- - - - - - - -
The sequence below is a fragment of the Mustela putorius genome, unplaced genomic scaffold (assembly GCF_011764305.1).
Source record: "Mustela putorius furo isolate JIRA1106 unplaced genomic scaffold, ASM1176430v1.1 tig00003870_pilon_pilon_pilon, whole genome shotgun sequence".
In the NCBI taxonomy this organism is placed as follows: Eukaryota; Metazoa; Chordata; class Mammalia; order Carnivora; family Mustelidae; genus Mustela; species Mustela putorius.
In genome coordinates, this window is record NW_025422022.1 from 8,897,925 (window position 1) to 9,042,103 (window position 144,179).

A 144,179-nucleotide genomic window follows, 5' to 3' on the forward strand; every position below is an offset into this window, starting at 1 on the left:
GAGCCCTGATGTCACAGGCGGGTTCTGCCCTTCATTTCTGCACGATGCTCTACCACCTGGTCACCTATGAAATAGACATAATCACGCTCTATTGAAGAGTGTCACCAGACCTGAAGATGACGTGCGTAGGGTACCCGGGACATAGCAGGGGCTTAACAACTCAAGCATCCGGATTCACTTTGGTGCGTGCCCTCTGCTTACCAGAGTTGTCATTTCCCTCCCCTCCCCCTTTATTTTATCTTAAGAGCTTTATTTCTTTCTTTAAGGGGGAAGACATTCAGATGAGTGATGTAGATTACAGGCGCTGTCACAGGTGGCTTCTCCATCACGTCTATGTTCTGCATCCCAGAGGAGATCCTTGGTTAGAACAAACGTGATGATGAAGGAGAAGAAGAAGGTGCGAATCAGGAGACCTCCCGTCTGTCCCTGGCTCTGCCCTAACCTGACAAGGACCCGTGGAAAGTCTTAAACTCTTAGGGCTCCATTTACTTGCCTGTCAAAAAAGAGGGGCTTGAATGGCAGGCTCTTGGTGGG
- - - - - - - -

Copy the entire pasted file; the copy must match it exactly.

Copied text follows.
The sequence below is a fragment of the Mustela putorius genome, unplaced genomic scaffold (assembly GCF_011764305.1).
Source record: "Mustela putorius furo isolate JIRA1106 unplaced genomic scaffold, ASM1176430v1.1 tig00003870_pilon_pilon_pilon, whole genome shotgun sequence".
In the NCBI taxonomy this organism is placed as follows: Eukaryota; Metazoa; Chordata; class Mammalia; order Carnivora; family Mustelidae; genus Mustela; species Mustela putorius.
In genome coordinates, this window is record NW_025422022.1 from 8,897,925 (window position 1) to 9,042,103 (window position 144,179).

A 144,179-nucleotide genomic window follows, 5' to 3' on the forward strand; every position below is an offset into this window, starting at 1 on the left:
GAGCCCTGATGTCACAGGCGGGTTCTGCCCTTCATTTCTGCACGATGCTCTACCACCTGGTCACCTATGAAATAGACATAATCACGCTCTATTGAAGAGTGTCACCAGACCTGAAGATGACGTGCGTAGGGTACCCGGGACATAGCAGGGGCTTAACAACTCAAGCATCCGGATTCACTTTGGTGCGTGCCCTCTGCTTACCAGAGTTGTCATTTCCCTCCCCTCCCCCTTTATTTTATCTTAAGAGCTTTATTTCTTTCTTTAAGGGGGAAGACATTCAGATGAGTGATGTAGATTACAGGCGCTGTCACAGGTGGCTTCTCCATCACGTCTATGTTCTGCATCCCAGAGGAGATCCTTGGTTAGAACAAACGTGATGATGAAGGAGAAGAAGAAGGTGCGAATCAGGAGACCTCCCGTCTGTCCCTGGCTCTGCCCTAACCTGACAAGGACCCGTGGAAAGTCTTAAACTCTTAGGGCTCCATTTACTTGCCTGTCAAAAAAGAGGGGCTTGAATGGCAGGCTCTTGGTGGG